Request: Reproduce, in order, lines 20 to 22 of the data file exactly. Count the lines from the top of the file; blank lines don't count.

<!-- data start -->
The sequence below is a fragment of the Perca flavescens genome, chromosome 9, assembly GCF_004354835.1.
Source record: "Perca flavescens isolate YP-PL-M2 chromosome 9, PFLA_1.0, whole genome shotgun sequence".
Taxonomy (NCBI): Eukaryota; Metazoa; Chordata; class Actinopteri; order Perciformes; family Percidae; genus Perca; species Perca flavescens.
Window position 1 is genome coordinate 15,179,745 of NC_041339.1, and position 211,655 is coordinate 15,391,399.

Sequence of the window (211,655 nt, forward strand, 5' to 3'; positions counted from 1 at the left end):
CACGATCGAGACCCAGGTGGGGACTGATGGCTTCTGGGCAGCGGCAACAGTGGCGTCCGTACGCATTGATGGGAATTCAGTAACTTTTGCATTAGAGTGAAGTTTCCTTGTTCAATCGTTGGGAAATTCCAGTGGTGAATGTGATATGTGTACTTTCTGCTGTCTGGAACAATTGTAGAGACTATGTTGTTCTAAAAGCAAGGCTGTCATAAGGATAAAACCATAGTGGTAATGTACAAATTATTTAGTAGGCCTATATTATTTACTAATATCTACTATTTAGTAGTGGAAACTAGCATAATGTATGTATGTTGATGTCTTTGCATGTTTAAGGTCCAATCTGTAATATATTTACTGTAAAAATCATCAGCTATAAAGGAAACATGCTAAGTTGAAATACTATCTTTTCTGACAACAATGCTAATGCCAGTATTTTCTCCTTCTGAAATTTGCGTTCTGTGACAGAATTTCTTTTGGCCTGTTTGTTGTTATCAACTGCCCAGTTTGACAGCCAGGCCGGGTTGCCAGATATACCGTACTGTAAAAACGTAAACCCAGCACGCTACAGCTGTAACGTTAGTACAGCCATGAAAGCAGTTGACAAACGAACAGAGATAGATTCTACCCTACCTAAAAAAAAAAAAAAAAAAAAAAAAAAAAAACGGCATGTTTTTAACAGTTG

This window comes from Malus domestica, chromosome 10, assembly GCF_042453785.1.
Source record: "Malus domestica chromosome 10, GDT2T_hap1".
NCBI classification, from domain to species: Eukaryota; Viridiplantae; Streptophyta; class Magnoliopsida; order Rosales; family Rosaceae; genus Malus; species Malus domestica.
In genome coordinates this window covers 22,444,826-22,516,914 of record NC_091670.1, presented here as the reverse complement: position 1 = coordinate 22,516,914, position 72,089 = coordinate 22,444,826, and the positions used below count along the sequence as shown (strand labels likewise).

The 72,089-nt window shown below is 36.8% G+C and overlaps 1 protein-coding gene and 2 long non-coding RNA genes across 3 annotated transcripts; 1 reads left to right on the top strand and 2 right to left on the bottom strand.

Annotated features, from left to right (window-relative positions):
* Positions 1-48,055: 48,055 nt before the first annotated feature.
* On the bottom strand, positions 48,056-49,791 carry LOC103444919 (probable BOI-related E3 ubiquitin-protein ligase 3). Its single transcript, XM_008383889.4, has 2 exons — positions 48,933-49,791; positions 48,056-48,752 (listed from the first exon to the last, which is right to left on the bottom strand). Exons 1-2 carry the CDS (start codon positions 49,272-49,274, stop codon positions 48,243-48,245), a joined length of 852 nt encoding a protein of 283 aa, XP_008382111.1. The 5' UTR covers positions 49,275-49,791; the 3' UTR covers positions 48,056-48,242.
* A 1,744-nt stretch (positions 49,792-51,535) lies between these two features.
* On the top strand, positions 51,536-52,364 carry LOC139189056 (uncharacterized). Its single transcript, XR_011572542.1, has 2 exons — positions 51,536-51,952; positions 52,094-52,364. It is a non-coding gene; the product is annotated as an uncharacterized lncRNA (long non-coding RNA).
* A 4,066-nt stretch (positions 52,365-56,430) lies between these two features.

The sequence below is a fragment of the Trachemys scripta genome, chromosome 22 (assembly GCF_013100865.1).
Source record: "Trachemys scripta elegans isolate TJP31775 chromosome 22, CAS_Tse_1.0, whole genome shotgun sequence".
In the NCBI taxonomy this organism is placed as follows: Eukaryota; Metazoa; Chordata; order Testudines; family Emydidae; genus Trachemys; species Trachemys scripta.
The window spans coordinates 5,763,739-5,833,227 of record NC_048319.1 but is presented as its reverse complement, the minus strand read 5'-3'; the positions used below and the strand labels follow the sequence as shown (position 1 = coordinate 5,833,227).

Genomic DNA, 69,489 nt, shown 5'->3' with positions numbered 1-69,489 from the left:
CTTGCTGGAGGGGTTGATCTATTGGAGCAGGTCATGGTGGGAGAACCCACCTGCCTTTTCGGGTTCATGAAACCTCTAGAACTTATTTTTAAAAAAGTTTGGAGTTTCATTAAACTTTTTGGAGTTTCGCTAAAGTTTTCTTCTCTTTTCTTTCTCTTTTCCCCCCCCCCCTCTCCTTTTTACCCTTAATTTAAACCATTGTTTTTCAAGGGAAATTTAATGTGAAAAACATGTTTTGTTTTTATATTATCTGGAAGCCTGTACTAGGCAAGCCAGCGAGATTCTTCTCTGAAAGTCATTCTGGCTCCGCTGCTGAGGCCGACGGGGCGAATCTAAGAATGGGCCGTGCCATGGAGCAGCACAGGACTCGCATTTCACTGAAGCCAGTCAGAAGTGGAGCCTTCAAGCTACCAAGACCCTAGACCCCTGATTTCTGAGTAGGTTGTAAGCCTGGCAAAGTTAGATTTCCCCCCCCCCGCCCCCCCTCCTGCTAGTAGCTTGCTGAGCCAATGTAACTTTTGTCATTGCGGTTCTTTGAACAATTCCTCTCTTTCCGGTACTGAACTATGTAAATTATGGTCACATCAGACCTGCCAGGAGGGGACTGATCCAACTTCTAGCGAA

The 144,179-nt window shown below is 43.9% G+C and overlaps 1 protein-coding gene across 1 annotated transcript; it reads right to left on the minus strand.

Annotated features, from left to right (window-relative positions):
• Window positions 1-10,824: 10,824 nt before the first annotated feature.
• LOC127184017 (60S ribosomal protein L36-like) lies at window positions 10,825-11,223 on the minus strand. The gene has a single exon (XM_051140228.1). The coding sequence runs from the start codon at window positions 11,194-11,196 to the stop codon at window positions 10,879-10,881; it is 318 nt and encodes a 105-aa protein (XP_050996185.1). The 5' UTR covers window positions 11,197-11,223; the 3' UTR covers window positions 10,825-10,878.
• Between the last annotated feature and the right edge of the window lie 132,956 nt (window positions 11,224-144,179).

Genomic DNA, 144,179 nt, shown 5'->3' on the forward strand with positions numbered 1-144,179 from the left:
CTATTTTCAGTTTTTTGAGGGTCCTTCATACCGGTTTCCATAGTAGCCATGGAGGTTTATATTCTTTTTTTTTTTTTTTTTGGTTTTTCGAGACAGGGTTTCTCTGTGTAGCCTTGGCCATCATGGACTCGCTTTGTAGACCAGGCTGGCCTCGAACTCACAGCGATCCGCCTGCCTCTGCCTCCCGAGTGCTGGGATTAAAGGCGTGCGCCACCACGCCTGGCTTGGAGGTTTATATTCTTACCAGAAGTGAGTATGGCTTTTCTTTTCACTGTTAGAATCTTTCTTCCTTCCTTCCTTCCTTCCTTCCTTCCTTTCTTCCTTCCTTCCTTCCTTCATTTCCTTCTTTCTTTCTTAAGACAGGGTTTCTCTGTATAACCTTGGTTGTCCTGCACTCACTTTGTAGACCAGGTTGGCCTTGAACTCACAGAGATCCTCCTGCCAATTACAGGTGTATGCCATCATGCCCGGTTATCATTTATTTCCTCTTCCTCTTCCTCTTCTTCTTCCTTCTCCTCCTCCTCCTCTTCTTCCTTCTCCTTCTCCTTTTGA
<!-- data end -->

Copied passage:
In the NCBI taxonomy this organism is placed as follows: Eukaryota; Metazoa; Chordata; order Testudines; family Emydidae; genus Trachemys; species Trachemys scripta.
The window spans coordinates 5,763,739-5,833,227 of record NC_048319.1 but is presented as its reverse complement, the minus strand read 5'-3'; the positions used below and the strand labels follow the sequence as shown (position 1 = coordinate 5,833,227).

Genomic DNA, 69,489 nt, shown 5'->3' with positions numbered 1-69,489 from the left: